Hubbard generosity recalled at service

Jean Hubbard releases a dove in memory of her late husband, Allan Hubbard, who died in a car...
Jean Hubbard releases a dove in memory of her late husband, Allan Hubbard, who died in a car crash in September, at the memorial service for him, held at the Caroline Bay Soundshell, Timaru, yesterday. Photo: SNPA
The generous and humble nature that Allan Hubbard showed many people throughout his life was remembered at a memorial service in Timaru yesterday afternoon.

Hundreds showed up to the service to pay their respects to the South Canterbury businessman who died, aged 83, last month after the car he and his wife Jean were were travelling in collided with another vehicle north of Oamaru.

His death came just a month before he was due to appear in court on 50 fraud charges relating to the way he ran his business, South Canterbury Finance, which was placed into receivership last August.

The memorial service, at the Caroline Bay Soundshell, and officiated by Timaru Mayor Janie Annear, included speakers from family, friends and colleagues and musical tributes by the Craighead Chorale and baritone David McAtamney.

The soundshell stage was decorated with flowers and shrubs, a painting of Mr Hubbard and scouting flags.

Mr Hubbard's mustard-coloured 1971 Volkswagen Beetle - which became a symbol of Mr Hubbard's humble lifestyle - was parked near the stage with a black ribbon around it and a single rose on the roof.

Jean Hubbard (82) released a white dove and was given a standing ovation by those attending the service.

She recently said she was doing "as well as can be expected".

The devotion and appreciation Mr Hubbard had for his wife was made clear in many of the speeches, including one by the couple's eldest daughter, Lesley Limbe.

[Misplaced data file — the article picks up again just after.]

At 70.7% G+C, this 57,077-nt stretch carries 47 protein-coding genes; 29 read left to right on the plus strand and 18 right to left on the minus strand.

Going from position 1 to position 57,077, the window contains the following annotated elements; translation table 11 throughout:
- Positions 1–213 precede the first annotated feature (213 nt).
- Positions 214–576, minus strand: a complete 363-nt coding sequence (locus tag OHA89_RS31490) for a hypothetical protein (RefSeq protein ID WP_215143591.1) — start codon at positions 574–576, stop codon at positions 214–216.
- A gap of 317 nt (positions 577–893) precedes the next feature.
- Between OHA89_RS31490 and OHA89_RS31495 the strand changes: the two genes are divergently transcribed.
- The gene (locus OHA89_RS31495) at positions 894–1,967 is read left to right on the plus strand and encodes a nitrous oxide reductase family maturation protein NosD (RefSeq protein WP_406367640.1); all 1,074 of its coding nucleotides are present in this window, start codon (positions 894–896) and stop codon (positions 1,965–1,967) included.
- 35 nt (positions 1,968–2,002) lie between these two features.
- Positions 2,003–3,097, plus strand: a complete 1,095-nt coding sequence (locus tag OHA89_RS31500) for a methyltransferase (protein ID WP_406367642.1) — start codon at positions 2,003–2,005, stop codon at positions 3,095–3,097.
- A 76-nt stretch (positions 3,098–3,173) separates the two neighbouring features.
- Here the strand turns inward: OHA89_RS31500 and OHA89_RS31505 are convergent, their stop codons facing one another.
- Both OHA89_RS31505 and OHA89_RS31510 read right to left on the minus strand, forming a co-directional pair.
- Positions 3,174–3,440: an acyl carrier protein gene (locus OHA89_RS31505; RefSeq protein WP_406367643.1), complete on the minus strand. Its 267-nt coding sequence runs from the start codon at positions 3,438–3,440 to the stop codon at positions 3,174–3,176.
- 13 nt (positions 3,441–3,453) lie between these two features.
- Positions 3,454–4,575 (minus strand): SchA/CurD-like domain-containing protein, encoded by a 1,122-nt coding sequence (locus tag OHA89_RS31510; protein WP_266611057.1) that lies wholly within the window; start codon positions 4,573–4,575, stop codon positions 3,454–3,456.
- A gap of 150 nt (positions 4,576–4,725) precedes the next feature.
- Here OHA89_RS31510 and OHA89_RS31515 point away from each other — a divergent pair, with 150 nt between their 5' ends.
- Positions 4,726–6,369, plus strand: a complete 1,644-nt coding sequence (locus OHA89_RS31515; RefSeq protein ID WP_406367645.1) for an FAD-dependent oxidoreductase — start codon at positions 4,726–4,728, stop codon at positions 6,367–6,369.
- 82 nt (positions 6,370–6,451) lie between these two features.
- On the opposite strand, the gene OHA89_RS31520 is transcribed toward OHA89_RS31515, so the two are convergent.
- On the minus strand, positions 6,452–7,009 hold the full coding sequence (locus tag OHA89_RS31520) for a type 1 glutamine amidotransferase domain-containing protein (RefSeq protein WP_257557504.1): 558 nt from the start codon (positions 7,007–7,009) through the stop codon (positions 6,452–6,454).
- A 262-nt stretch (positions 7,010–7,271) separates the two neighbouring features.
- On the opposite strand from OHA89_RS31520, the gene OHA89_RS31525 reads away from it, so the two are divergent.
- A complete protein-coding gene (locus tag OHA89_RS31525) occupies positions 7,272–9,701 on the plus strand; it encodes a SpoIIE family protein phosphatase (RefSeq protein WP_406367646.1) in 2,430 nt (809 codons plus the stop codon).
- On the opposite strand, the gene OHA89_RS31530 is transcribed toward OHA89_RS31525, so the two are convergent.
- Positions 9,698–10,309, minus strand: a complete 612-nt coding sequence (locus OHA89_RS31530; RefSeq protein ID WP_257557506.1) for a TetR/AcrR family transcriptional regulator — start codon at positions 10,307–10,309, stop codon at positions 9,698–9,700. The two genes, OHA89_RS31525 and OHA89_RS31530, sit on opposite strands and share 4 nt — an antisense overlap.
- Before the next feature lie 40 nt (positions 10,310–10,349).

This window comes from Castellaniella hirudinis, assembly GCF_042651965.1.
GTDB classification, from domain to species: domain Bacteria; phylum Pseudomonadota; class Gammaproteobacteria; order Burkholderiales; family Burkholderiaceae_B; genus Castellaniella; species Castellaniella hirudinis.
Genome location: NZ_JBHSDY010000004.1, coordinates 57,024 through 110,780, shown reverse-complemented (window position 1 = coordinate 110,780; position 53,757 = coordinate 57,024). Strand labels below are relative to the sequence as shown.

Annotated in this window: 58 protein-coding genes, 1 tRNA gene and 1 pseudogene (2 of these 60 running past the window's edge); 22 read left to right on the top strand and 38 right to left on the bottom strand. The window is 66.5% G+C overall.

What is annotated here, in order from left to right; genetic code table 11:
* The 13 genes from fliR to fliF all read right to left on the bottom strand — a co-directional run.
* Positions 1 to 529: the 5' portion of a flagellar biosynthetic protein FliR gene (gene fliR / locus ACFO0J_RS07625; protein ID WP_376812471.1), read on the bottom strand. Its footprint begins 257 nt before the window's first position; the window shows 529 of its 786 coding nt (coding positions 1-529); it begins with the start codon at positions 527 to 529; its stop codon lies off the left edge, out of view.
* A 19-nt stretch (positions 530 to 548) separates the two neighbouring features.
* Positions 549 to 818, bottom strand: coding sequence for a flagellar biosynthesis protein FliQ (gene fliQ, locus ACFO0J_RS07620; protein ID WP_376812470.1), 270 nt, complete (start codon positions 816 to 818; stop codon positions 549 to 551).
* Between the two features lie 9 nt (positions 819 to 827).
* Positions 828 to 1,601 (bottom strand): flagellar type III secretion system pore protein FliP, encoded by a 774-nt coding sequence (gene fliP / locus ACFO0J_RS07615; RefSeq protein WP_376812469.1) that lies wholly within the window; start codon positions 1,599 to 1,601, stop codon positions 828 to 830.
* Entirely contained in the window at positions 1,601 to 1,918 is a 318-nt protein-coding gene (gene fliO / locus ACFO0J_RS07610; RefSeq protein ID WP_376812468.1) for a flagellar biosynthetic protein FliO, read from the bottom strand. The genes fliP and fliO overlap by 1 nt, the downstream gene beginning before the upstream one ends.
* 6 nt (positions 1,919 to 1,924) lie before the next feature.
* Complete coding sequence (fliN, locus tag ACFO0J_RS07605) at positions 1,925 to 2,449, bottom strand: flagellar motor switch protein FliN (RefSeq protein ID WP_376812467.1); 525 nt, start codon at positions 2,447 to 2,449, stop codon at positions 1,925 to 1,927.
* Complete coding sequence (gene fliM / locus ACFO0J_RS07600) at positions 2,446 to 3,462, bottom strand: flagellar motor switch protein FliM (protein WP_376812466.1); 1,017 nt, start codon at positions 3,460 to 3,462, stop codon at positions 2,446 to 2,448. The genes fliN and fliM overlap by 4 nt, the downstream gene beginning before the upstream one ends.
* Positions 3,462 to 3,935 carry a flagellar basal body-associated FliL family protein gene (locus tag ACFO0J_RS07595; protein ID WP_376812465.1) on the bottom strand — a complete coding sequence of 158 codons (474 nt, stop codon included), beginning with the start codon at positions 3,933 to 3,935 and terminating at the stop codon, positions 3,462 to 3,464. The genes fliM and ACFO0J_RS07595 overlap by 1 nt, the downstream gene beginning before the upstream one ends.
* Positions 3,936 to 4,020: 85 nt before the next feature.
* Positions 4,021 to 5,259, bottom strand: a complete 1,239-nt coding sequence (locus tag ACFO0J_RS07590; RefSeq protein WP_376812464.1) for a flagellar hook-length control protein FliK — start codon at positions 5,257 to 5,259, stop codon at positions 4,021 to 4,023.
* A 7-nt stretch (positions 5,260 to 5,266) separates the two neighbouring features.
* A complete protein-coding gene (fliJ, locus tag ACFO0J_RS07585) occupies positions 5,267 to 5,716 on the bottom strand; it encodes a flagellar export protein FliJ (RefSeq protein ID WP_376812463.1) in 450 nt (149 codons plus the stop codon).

"Dad was very untidy ... He needed a constant helper at all times," Mrs Limbe said.

"Mum worked quietly in the background and did everything he wanted," she said.

While mention about the political and legal battle Mr Hubbard was facing at the time of his death was kept to a minimum, Mrs Limbe did refer to it, calling it a "storm" and saying it was a shame he could not have "navigated his way out of it".

After seeing the EC130 B4 helicopter, piloted by Mr Hubbard's long-time friend, Jim Wilson, fly over, Mrs Limbe said it was a fitting reminder of her father's last minutes alive.

Examples of the large amounts of money Mr Hubbard gave to charities over the years were referred to by all seven speakers.

Presbyterian Support South Canterbury chief executive Michael Parker was stopped by applause partway through his speech after referring to Mr Hubbard as one of New Zealand's top philanthropists.

Former Hubbard and Churcher colleague Duncan Brand said that those who knew Mr Hubbard knew that his "credits would outweigh his debits" of his 83 years of life.

Mr Brand spoke about the strong work ethic Mr Hubbard had and how much he loved his work, often in the office by 7am and last to leave at night.

"Work was not a chore for Allan," he said.

- Claire Emmerson


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